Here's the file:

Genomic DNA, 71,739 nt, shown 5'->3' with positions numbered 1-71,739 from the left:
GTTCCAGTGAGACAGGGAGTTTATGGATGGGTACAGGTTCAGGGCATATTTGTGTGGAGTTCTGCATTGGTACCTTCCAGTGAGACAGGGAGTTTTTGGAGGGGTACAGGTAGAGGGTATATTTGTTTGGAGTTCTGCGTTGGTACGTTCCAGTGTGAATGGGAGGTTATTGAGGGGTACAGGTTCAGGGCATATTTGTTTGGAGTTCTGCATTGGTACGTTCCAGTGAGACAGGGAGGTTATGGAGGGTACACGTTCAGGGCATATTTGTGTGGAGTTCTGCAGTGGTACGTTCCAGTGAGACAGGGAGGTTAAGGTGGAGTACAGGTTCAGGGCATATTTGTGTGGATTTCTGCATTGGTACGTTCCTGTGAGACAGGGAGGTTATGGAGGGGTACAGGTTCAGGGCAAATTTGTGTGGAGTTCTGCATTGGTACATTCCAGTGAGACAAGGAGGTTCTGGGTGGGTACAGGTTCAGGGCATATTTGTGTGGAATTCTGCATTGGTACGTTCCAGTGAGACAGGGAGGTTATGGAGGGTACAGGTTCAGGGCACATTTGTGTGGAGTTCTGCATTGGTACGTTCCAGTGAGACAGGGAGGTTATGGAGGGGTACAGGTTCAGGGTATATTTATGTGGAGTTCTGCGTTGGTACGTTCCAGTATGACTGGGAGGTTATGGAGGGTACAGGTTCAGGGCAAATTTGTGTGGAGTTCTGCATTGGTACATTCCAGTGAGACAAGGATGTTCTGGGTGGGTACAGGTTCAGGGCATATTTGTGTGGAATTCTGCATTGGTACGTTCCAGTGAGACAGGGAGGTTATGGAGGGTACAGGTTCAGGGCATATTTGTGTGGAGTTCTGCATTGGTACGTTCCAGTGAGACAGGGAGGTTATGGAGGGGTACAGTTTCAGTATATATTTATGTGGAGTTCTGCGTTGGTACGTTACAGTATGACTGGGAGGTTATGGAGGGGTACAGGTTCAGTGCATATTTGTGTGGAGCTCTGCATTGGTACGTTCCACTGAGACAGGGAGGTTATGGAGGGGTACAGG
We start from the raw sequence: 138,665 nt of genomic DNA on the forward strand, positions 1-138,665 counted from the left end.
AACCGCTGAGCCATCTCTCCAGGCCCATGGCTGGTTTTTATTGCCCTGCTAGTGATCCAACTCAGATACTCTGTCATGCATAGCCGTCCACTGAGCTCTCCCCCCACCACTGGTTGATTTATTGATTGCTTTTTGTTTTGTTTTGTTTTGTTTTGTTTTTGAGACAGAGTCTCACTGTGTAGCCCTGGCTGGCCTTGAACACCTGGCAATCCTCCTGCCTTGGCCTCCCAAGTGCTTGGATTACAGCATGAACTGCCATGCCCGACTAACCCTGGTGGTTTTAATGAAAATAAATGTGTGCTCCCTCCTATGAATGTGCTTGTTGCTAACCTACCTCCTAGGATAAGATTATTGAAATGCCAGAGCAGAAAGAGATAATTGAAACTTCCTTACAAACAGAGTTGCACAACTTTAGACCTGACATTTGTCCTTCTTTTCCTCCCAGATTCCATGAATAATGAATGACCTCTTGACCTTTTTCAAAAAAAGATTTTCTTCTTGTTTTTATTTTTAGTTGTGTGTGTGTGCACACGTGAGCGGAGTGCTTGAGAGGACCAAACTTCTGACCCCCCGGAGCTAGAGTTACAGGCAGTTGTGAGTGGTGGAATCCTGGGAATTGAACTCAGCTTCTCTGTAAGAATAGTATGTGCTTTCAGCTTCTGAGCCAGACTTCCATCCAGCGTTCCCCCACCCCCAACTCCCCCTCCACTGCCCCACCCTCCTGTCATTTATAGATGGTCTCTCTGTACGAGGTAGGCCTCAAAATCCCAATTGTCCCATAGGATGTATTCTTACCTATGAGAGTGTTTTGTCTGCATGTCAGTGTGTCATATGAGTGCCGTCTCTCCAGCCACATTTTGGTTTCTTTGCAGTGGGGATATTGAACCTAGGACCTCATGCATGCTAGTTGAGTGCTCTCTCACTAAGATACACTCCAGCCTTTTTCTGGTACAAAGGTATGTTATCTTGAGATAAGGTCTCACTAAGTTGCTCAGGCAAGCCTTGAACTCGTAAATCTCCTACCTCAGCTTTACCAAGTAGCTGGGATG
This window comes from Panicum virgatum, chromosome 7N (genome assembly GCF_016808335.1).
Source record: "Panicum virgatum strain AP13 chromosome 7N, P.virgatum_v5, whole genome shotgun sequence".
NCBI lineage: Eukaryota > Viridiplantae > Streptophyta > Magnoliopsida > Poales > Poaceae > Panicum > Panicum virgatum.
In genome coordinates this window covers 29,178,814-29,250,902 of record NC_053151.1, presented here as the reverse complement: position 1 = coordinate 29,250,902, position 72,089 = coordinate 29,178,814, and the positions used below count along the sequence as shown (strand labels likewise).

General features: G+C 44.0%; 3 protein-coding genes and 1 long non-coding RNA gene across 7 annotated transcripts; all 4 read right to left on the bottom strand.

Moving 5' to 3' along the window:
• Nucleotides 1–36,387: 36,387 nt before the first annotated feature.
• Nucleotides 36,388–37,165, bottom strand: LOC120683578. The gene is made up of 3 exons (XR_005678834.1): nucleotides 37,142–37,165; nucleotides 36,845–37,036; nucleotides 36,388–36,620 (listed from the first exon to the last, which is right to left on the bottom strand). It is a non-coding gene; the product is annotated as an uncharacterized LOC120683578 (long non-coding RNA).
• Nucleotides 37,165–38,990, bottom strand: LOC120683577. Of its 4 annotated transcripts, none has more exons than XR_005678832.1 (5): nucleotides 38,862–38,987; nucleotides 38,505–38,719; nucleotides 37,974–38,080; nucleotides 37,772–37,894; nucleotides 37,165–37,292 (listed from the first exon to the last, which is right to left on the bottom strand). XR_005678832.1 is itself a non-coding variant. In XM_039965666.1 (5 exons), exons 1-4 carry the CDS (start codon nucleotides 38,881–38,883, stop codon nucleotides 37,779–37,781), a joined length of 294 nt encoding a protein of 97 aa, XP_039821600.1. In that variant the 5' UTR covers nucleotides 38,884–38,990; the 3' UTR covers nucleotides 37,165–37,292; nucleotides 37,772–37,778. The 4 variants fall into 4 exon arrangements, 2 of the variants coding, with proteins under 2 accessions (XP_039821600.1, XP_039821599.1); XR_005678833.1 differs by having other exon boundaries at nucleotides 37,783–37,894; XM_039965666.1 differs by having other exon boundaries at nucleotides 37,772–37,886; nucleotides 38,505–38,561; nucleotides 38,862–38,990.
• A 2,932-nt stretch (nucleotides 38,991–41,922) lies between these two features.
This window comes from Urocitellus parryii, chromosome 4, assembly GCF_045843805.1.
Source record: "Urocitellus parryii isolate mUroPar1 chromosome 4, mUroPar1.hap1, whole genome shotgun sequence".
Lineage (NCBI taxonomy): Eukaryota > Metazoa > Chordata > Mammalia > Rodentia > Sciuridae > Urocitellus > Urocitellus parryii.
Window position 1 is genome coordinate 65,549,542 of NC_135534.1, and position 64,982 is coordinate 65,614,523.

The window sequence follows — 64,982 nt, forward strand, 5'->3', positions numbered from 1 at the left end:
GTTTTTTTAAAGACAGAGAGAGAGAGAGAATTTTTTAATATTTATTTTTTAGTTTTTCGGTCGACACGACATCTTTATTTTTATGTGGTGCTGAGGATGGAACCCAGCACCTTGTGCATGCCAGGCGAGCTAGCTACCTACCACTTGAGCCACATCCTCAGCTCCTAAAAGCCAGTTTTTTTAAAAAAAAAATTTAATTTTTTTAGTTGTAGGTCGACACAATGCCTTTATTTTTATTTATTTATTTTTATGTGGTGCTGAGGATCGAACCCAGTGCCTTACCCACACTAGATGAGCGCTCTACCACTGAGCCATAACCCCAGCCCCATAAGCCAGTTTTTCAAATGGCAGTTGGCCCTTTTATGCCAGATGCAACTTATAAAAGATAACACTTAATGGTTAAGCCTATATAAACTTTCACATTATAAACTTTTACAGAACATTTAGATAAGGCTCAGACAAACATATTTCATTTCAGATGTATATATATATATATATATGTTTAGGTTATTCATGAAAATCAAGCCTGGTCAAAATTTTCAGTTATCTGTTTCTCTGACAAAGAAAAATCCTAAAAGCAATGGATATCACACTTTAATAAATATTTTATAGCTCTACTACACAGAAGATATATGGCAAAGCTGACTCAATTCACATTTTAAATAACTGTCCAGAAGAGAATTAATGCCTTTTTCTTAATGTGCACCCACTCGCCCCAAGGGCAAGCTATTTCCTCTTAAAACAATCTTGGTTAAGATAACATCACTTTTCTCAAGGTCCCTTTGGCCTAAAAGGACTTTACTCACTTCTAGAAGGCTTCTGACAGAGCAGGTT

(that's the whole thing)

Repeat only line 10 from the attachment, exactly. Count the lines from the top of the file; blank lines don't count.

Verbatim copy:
Moving 5' to 3' along the window: